I understand that the positions and momentums of elementary particles
is described in terms of probability theory in quantum mechanics. Is
probability theory the "ultimate" explanation for the "states" of
elementary particles, or will future scientists find descriptions or
models in terms of something more fundamental than current models
that does not use probability theory?
Good question. Unfortuantely, we can't possibly answer it, because we
don't know what will be discovered in the future. The probabilistic model
of quantum mechanics has bothered physicists since it came out, but so far
nobody has found a better model (or even another model that works as well).
A lot of folks would LOVE to find a different model, though. So, we'll
certainly TRY to find "descriptions or models in terms of something...
that does not use probability theory," but I can't say what will actually
be found. We just don't know!
Richard Barrans Jr., Ph.D.
You're not really asking a question about physics, are you? I
mean, a physical theory can't possibly encompass a description of its
own limitations, any more than you can see what you can't see because
it's behind you. Follow? What you've got here is a question of
metaphysics, the study of how we know what we know. I suppose it is
conceivable that someone could, using pure logic and mathematics, come
up with some kind of constraint on the nature of physical theory, and
thereby show that certain kinds of theories -- for example those that
involve only perfect certainties, like classical mechanics -- can't
describe reality. That would be quite interesting. But I don't see
how it could be done. Anyway, no one's ever done it.
Incidentally, you may read somewhere that Bell's Inequality and
related experiments on photo polarization teleportation establish
something along the lines you're thinking. This would be nonsense.
The work in question, while quite interesting for a variety of other
reasons, only shows on this score that the known forms of purely local
mechanics (i.e. classical mechanics) are not consistent with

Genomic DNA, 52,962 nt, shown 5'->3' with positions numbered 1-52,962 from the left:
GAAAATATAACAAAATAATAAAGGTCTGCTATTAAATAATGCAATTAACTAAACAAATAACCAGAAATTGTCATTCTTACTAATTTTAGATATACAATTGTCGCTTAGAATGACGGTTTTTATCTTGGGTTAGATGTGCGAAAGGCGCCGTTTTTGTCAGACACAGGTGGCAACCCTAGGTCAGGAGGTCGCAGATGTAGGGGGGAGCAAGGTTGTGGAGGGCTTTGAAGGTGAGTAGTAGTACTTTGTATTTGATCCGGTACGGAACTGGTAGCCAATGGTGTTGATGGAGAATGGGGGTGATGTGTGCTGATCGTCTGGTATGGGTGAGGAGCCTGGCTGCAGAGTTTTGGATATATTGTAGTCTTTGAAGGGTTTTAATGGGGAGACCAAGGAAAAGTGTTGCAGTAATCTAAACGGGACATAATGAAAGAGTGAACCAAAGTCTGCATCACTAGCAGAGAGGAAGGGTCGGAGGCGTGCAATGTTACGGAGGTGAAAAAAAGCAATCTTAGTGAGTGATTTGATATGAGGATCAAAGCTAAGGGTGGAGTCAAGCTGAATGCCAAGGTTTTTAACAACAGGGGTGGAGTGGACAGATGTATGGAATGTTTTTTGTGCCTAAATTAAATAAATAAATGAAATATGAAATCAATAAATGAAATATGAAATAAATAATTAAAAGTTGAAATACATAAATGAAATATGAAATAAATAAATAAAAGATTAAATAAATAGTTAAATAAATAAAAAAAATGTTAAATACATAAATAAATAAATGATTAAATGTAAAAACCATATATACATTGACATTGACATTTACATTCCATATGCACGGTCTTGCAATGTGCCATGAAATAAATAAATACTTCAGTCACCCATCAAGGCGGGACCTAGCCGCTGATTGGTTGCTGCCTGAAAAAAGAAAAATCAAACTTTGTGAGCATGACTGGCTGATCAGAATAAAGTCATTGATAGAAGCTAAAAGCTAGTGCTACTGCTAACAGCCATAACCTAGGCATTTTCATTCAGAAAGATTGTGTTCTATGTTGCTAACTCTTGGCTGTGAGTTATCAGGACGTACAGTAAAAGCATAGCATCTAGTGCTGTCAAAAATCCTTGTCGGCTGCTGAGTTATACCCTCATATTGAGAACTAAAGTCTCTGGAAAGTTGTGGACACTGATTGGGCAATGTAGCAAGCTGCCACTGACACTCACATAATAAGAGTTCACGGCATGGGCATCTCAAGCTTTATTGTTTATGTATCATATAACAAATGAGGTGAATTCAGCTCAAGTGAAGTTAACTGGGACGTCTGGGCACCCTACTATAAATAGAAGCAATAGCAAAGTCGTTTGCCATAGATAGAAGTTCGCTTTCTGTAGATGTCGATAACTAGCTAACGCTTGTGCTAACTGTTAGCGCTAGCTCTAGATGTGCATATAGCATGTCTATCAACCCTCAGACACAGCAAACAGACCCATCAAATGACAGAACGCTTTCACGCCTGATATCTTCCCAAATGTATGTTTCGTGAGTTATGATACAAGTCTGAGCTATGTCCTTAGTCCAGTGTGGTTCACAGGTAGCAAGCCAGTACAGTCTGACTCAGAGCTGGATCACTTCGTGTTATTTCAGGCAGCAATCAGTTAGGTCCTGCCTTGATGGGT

experiment. Which we knew already, long ago.
Dr. C Grayce
You are asking a question not in physics but in metaphysics, or, if
you prefer, a metaquestion about physics: a question about the nature
of the questions that physics can (and cannot) answer.
Whether we will always find ourselves working with probability in
our fundamental physics depends on whether the Universe is
deterministic. If the Universe is deterministic, then everything that
has happened or will ever happen is now and forever fixed, down to the
last wiggle of the tiniest particle at the other end of the galaxy
ninety billions years hence. Beginning from a complete description of
the Universe at any single instant in its history, a mathematical
computation can be made of the exact value of any measurable quantity
at any other time.
If and only if the Universe is deterministic can there someday be a
theory of mechanics that is not probabilistic.
We don't yet know if the Universe is deterministic. Quantum
mechanics says it cannot be macroscopically observed to be so, but
that is not the same thing.
Furthermore, assuming the assertions of quantum mechanics stand up
for all future time unaltered would seem rash: Newtonian mechanics
appeared to be the final theory of mechanics for almost 300 years.
Quantum mechanics only 65 years old.
Let me also point out that even if human scientists never construct
a more correct mechanics, that does not imply that such does not
exist. It is not obvious that all knowledge is within the capability
of our intelligence to deduce and comprehend. You would hardly doubt
that a horse could never comprehend calculus -- the most correct
theory of mechanics may analogously be beyond the grasp of homo sapiens.
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Update: June 2012